My calculations assume, of course, that no steps will be taken to reduce the impact of the fiscal cliff.
From where I sit it looks like a majority of people are living right on the edge. For them a drop in take home pay like this will mean they no longer have the funds to pay their credit card debt. Often when people are in such a situation, they go to their employer and increase the number of exemptions they are claiming for withholding purposes on their paychecks. They claim more withholding exemptions than they should. Some increase the number of exemptions to the point that no taxes are being withheld at all, and for them all that is withheld is social security and medicare. This increases their take home pay, but it is at the cost of not having enough taken out to cover state and federal tax liability. The income which should have been withheld for taxes is then used to make payments on credit card debt. Often this is still not enough to get that credit card debt under control.
When it comes time to file their tax return, they find that they owe a tax debt which is too large for them to pay. Now on top of the credit card debt there is a substantial tax debt. Eventually they wind up in my office. I can help get rid of the credit card debt. But as long as the tax debt is less than three years old, there’s nothing I can do to help with the tax debt.
The worst creditors you can have are the IRS and the Minnesota Department of Revenue. In almost all circumstances, it is better to stop paying other debts before you stop or reduce the withholding of taxes from your pay check. Don’t fall for the temptation to unreasonably increase the exemptions you claim for withholding from your paycheck. That will work for a short time, and then you’ll really wish you hadn’t done that.
This post is for general information purposes only and should not be considered legal advice. You should consult the attorney of your choice concerning the details of our case. Reading or responding to this post does not create an attorney-client relationship. I am a debt relief agency helping people to file for relief under the federal bankruptcy code.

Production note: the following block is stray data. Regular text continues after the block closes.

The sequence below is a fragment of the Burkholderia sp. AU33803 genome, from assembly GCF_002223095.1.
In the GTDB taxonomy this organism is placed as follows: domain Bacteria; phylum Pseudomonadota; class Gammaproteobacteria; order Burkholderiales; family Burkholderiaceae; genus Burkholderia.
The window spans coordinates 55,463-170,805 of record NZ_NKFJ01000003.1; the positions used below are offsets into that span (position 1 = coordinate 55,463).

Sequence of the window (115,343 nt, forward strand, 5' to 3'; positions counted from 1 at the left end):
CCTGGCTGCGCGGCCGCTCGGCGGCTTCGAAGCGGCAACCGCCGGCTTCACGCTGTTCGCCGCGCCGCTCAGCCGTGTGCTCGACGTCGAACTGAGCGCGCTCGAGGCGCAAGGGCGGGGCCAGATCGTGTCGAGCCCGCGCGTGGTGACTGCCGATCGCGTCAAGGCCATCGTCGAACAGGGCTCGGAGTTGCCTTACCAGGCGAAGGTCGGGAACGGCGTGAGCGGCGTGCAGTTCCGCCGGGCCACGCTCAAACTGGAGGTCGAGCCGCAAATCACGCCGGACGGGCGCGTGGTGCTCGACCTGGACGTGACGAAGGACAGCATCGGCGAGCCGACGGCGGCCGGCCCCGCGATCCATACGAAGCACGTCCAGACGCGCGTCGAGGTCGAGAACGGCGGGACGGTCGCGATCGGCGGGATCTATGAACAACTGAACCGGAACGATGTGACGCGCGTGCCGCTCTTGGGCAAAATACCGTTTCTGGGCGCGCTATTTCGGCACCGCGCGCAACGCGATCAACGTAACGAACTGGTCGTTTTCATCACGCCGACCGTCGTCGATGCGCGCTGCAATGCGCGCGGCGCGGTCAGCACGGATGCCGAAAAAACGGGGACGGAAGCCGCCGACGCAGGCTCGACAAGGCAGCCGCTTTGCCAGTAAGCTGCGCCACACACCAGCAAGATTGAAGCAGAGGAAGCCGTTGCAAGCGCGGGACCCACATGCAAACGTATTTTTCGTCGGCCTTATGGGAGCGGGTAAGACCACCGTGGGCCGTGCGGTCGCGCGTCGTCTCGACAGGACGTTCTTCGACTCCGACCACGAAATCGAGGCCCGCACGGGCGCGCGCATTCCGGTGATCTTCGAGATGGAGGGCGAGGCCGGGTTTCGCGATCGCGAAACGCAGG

The day before Thanksgiving I received an email from a client whose Chapter 13 we wrapped up in 2011. He had thanked me profusely at the time back in 2011, but he was still remembering me this year and he wanted me to know it. He thanked me again, saying he just couldn’t forget how helpful
I had been. The reason he is still thanking me is that he credits me with having saved the life of one of his best friends, a Basset Hound named Jellybean.
While it is commonly said that bankruptcy is a lifesaver, it is rare to be able to point to a specific situation and say here’s where I saved a life. The story in this case goes like this. When a Chapter 13 debtor has bonuses on a regular basis, the trustee usually requires a provision in the Plan providing that all or part of each bonus be paid into the plan as an additional payment. When I have a case where there are such bonuses, the provision I usually put into the Chapter 13 Plan says that when a bonus is received, that has to be reported to the trustee. Then the trustee is to determine what portion of the bonus is to be paid into the plan. This leaves a bit of wiggle room to argue about letting the debtor keep part of the bonus should a special need arise.
So when this particular client reported to me that he had received an unusually large bonus, my first question was whether anything was going on for which he really needed to use part of the money. He said yes but he didn’t suppose there was much that could be done about it. It turned out that his Basset Hound, known as Jellybean, was very ill. Jellybean had a form of cancer that resulted in tumors all over the inside of his mouth. They could be removed surgically and the chances of recovery were very good, but the surgery was expensive – a couple thousand dollars. Without the surgery Jellybean didn’t have long to live, and my client was already resigned to seeing his good friend die. With all available funds being paid into the Chapter 13 Plan, he definitely could not afford the surgery. It was very sad because Jellybean was nowhere near the end of what would have been his normal life span.